Homily – 23rd Sunday in Ordinary Time

My friends, this past week I supplied you with several action items to do should you choose to that will hold the Church hierarchy’s “feet to the fire,” as it were, concerning much needed reform within our Church.  At the very least; we all should be praying that the Spirit of Jesus will overshadow these men in leadership to choose rightly the path to go for the betterment of all—that they will come to see how important for the life of the Church a complete reform is.

My best critic, Robert, encouraged me not to say more on the issue of sexual abuse of children, at least not use the entire homily to speak about this “elephant in the living room” and except for the above; I will try to refrain.  Dealing with difficult issues such as this is always disturbing and especially when we feel helpless to make any change.

So, instead, let me tell you what I did this week that helped me with those feelings of helplessness. First of all; I wrote some letters—one to Pope Francis, one to Bishop Quinn and I posted copies of both letters to 7 priests that I know somewhat or very well in this diocese and elsewhere, both active and inactive.  I wrote cover letters with the copies to encourage the priests to talk with their bishops.

Isaiah’s words today in the 1st reading spur us on—“Take courage and do not be afraid.” Continuing the prophet’s thought, our Church needs to have our eyes opened, from those in leadership to those in the pews for those who have been so grievously hurt to assist them “in walking again.”

When I finished my letter writing, I said to my “best critic,”—“this may do no good at all, but it makes me feel that at least, I did something.” Our country was reminded of the same on Friday by former president, Barack Obama when he said in regard to all that is apparently going wrong in our country; the worst thing is that any of us would become complacent.  You see, we never know if  our particular action might just be that spark of hope that will make a difference, because this time within our Church at least, more people are activated, angered and moving forward, demanding change.  That is why I asked you all to consider what you are being called to do!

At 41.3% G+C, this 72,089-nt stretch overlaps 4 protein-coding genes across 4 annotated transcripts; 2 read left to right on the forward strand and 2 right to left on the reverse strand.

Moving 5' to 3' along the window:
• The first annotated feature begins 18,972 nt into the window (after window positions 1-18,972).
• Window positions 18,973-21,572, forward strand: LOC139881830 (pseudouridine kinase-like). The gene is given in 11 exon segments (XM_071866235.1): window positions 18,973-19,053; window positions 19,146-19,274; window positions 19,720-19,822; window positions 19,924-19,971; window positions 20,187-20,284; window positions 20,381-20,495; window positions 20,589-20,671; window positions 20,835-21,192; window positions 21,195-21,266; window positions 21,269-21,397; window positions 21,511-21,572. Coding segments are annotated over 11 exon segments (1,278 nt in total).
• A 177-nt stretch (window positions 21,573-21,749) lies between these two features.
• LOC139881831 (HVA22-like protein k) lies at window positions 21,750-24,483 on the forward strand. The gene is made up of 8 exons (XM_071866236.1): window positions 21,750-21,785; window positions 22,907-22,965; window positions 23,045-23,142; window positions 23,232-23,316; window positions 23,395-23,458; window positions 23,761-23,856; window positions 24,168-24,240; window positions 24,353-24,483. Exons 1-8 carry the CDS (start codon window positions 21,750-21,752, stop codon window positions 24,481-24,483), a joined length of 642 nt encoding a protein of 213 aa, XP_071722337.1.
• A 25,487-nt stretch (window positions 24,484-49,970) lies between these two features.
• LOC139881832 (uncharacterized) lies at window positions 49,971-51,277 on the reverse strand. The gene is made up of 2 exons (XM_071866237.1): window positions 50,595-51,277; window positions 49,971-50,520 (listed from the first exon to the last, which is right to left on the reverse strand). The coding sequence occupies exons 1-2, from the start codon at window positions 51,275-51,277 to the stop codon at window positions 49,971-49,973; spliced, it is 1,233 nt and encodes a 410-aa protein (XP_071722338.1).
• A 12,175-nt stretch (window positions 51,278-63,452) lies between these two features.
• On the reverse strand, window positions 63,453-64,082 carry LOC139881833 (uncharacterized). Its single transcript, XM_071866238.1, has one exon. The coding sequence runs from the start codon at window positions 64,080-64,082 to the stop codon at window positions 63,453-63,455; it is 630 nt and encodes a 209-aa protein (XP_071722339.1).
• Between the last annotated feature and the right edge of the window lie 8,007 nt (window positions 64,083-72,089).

So, I’m not doing too well in not talking about this… J but my purpose my friends is to try and give us hope in our steadiness, day in and day out, to follow Jesus. He was one who talked to the powers-that-be and challenged them to their best.

But getting back to my goal—other things from my week:  A woman priest on the East Coast shared a homily she wrote for the Unitarians last week when she was asked to supply preach.  Her homily consisted mostly of writing about how our Church needed to open up to women and other reforms like involving the laity in greater ways.  But the piece that really caught my attention and made me sad was when she said, “I have gotten over the Catholic church!” She went on to say, and I know this comes out of her broken heart, that she isn’t willing to wait any longer for them to change—she doesn’t expect it and she won’t hope for it.

Personally, I feel that at this time and place in history; we are at a pivotal moment and that we should not lose hope.  Now, more than ever before, the civil authorities are digging deep into these crimes and it won’t be as easy going forward for the hierarchy to go on as usual.  So, if you haven’t yet contacted our Attorney General of Minnesota, Lori Swanson, there is an action item for this week.  Part of my sending copies of the letters I wrote to priests that I’m familiar with was to make this personal—to say that this is not about some other place and time, but here, now!    So friends, don’t lose hope—keep trying to do what you can, keep trusting that Jesus’ Spirit is with us now and is behind our unrest and is encouraging us to do our best to right this situation.